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Campfire restrictions extended due to increasing fire risk

19/01/2018

In the interests of public safety, the Parks and Wildlife Service (PWS) has brought in extensive campfire restrictions as the fire risk continues to increase this summer.More

Improved toilet facilities at Bruny Island

16/01/2018

The Parks and Wildlife Service has completed work on a new toilet facility at the Bruny Island Neck Game Reserve.More

Further upgrade to South Coast Track

05/01/2018

The South Coast Track is one of Tasmania's great bushwalks, and the completion of recent upgrades has significantly improved the user experience along the track before the start of the peak walking season.More

Morrisbys gum

Current status

[Photo of Morrisbys gum by B. Albion.]

Listed as endangered under the Tasmanian Threatened Species Protection Act 1995 and the Federal Act. This tree grows to 15m tall and is closely related to three other Tasmanian endemic Eucalypts. Morrisbys gum (Eucalyptus morrisbyi) is one of the most endangered eucalypt species in Australia.

Why is it endangered?

Only four remnant populations occur in the wild. Remnant populations are all that remain of once widespread populations. The largest is a stand of about 2000 trees on Calverts Hill near Lauderdale. This land has been secured by the Private Forests Program to provide ongoing protection for the tree. The trees are named for Mr A. Morrisby who owned the property on which the type specimen was first found.

A smaller population of about 16 trees occurs near Honeywood Drive at Cremorne (on private land). It is considered a fragment of the Calverts Hill population. A population at the East Risdon Nature Reserve near Geilston Bay has only a very small number of trees and has been declining due to ongoing droughts. In 1996 it was estimated at around 70 plants. There does not appear to be any natural regeneration of plants near Honeywood Drive and they only have a life span of around 30 years. Grazing of stock beneath adult trees will stop seedlings from coming up.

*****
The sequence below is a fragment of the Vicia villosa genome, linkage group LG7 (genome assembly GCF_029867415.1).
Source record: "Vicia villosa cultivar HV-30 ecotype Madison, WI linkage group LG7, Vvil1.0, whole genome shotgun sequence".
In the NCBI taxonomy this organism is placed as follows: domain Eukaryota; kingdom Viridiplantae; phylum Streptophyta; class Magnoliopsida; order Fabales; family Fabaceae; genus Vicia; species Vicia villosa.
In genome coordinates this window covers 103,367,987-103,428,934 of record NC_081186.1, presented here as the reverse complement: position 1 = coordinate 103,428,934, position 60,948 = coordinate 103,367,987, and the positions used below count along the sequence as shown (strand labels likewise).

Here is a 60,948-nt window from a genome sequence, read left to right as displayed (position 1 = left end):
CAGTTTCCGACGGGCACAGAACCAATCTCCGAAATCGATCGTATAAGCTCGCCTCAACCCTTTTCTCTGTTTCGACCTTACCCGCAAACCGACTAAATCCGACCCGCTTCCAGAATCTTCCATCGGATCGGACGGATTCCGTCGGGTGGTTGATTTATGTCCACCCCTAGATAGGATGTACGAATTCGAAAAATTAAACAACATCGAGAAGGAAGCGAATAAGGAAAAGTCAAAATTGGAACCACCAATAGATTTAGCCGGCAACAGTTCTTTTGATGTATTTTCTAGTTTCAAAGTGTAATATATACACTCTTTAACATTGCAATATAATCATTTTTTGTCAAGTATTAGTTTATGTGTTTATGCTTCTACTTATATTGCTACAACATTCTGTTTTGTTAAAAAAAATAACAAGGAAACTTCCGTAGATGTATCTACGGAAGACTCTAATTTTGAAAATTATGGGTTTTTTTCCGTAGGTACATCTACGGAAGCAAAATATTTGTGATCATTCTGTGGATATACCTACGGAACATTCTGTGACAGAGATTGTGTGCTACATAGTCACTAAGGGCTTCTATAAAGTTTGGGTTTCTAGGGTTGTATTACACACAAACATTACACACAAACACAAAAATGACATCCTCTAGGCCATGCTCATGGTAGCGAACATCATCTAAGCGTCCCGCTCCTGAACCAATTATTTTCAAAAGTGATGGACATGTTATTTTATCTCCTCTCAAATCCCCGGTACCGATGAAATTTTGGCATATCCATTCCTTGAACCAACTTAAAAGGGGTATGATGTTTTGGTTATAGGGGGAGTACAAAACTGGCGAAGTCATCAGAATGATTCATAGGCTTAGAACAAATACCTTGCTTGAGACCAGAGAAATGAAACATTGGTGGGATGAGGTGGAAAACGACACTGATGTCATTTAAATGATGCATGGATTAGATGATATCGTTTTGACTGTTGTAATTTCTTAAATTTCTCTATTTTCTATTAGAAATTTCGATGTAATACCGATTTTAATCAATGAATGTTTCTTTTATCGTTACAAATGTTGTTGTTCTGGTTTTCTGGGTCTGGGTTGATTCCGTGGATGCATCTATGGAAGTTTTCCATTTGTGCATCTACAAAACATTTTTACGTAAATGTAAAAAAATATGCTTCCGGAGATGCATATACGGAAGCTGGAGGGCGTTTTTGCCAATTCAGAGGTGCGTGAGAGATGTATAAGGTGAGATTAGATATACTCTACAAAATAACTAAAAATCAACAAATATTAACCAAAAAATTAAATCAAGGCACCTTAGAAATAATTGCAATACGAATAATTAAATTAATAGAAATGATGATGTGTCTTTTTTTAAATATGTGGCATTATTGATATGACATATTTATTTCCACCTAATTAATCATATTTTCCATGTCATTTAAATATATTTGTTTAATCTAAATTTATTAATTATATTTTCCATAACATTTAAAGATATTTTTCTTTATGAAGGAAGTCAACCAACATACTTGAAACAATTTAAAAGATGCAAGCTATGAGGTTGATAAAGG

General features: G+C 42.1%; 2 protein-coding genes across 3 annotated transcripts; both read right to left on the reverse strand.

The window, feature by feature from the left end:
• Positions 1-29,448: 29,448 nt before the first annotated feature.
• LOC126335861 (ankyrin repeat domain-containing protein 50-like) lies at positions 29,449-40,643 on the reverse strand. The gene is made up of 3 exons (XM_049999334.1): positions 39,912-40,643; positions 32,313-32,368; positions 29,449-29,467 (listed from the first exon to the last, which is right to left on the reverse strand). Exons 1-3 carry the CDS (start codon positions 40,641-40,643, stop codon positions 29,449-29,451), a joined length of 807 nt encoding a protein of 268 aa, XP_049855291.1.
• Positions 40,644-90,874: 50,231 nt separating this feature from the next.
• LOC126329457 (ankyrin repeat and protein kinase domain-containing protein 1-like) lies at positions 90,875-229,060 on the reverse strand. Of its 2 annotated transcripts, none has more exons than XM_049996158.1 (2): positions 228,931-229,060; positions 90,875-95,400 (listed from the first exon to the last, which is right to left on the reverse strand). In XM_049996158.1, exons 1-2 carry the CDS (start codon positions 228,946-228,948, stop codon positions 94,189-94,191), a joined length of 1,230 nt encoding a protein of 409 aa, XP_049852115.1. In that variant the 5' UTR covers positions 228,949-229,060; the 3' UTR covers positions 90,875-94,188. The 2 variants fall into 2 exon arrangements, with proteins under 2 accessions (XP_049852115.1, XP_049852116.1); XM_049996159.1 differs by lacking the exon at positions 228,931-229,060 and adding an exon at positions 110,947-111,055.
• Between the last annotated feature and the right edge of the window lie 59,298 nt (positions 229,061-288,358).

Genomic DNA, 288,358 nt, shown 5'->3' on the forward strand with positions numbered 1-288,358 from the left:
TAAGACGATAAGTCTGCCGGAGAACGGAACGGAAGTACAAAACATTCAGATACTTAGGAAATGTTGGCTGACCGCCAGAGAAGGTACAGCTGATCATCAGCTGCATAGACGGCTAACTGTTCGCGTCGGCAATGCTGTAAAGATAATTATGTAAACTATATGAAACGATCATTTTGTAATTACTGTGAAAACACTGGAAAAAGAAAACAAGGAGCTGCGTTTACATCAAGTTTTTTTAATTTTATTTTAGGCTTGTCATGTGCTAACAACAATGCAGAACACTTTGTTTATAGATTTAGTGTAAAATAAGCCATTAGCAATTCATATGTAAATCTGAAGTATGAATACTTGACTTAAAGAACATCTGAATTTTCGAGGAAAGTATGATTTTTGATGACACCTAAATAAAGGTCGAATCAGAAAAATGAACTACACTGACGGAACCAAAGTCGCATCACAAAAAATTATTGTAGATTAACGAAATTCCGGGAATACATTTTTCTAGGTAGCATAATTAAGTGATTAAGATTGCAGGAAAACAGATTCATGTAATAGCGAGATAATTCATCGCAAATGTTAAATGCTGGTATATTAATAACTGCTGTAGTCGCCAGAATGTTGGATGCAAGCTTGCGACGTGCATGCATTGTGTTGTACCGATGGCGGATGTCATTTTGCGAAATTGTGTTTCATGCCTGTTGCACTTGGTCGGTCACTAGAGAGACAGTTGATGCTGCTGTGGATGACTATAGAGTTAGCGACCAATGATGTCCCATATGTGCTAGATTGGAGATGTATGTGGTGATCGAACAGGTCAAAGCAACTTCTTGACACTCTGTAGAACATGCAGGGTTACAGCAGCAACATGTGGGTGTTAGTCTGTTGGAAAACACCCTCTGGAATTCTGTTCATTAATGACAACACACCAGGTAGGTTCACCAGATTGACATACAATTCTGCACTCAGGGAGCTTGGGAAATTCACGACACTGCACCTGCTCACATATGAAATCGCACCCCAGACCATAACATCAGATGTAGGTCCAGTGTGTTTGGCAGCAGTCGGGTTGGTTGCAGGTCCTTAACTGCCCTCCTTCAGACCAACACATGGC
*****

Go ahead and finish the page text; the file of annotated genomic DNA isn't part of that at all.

What is being done?

[Photo of Morrisbys flowers by B. Albion.]

The populations are being monitored to ensure their long term survival. This is done by regular checks for threats and counting of specimens. Those in the East Risdon Nature Reserve were being attacked by a parasitic vine in 1979 so the vine was removed. This reserve was set up to protect both the E. morrisbyi and our other endangered endemic eucalypt, E. ridonii in 1971.

Both species are fire adapted but require time to build up a suitable seed bank after fire. Morrisbys gum takes at least ten years to reach flowering stage. Fire has been excluded from the nature reserve since 1967 but there is always a fire threat because it is so close to a built up area.

Since 1987 there has been a policy of re-introduction of this species. Hundreds of seedlings have been planted along roads, on private property in Cremorne and are propogated at the Tasmanian Royal Botanical Gardens. Conservation plantings of Morrisbys gum from the East Risdon population have been made in an attempt to conserve the species.

View Distribution Map

Recommended further reading

Blackhall S. A. and J. Lynch 1992. Eucalyptus morrisbyi Flora Recovery Plan: Management Phase. Parks and Wildlife Service, Tasmania.